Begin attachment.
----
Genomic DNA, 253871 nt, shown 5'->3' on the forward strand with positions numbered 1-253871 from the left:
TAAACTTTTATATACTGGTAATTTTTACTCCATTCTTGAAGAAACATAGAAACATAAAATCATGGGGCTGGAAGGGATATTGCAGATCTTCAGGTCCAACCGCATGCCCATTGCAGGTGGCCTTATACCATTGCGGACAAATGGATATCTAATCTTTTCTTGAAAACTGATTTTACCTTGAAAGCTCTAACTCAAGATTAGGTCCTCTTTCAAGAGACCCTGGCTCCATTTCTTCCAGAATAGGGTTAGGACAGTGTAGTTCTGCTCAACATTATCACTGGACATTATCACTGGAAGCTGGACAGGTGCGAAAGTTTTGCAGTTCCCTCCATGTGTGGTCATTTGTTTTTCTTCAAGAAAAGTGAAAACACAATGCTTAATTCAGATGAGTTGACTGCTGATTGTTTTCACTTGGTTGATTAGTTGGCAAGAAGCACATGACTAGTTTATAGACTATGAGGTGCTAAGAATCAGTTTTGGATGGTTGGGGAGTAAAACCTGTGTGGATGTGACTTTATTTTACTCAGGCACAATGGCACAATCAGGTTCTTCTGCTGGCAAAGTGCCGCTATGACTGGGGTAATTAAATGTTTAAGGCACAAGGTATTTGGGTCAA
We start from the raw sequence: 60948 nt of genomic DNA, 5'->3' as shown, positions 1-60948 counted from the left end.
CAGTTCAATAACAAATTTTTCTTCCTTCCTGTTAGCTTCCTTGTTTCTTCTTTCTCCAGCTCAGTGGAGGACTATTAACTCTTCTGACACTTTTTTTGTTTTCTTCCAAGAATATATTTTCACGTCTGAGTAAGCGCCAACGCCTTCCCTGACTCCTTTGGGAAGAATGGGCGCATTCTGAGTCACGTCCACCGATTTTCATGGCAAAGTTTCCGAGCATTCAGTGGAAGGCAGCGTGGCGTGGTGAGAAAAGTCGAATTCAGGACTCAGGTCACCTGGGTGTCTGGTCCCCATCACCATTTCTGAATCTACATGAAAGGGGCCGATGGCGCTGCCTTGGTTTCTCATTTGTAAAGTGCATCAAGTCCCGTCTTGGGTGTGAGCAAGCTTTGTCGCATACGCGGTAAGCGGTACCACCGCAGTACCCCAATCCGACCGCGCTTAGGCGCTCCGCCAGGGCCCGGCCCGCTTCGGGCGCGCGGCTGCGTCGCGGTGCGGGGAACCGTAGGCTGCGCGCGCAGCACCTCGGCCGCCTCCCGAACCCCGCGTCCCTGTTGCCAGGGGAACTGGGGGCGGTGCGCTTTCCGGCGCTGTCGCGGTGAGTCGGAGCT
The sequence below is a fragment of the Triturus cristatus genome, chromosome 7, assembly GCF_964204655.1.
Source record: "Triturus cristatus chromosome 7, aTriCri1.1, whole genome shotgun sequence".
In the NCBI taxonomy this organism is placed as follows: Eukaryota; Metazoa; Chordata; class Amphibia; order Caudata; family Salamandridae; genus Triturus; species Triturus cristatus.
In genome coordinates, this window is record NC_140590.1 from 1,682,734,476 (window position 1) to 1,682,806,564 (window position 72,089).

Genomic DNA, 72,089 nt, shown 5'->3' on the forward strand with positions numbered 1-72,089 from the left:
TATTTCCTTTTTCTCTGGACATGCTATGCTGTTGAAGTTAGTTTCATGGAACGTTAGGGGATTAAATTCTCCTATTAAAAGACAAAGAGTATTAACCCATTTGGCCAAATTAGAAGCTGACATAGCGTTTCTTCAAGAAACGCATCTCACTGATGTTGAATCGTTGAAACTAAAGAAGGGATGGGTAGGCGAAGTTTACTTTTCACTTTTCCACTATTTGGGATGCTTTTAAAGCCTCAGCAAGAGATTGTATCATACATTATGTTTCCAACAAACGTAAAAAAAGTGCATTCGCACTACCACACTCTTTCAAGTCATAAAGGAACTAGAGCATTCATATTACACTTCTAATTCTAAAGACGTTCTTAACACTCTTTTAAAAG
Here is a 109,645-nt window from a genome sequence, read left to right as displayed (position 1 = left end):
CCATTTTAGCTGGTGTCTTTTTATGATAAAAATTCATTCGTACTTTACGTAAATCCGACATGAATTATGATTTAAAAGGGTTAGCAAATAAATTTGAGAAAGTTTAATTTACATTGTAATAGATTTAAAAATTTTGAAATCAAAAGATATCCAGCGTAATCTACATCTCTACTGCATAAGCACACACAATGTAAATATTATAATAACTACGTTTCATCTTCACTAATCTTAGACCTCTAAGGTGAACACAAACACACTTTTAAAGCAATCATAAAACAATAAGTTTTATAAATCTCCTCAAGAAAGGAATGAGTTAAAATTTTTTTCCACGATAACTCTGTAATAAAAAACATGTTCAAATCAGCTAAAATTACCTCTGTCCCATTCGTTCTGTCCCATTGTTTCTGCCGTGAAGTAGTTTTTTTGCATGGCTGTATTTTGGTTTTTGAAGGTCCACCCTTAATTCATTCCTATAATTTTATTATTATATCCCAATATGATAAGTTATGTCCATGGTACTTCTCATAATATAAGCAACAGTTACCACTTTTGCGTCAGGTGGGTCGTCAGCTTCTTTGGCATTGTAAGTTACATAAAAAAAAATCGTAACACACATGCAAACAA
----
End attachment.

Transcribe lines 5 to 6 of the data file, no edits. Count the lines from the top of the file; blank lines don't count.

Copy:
The sequence below is a fragment of the Triturus cristatus genome, chromosome 7, assembly GCF_964204655.1.
Source record: "Triturus cristatus chromosome 7, aTriCri1.1, whole genome shotgun sequence".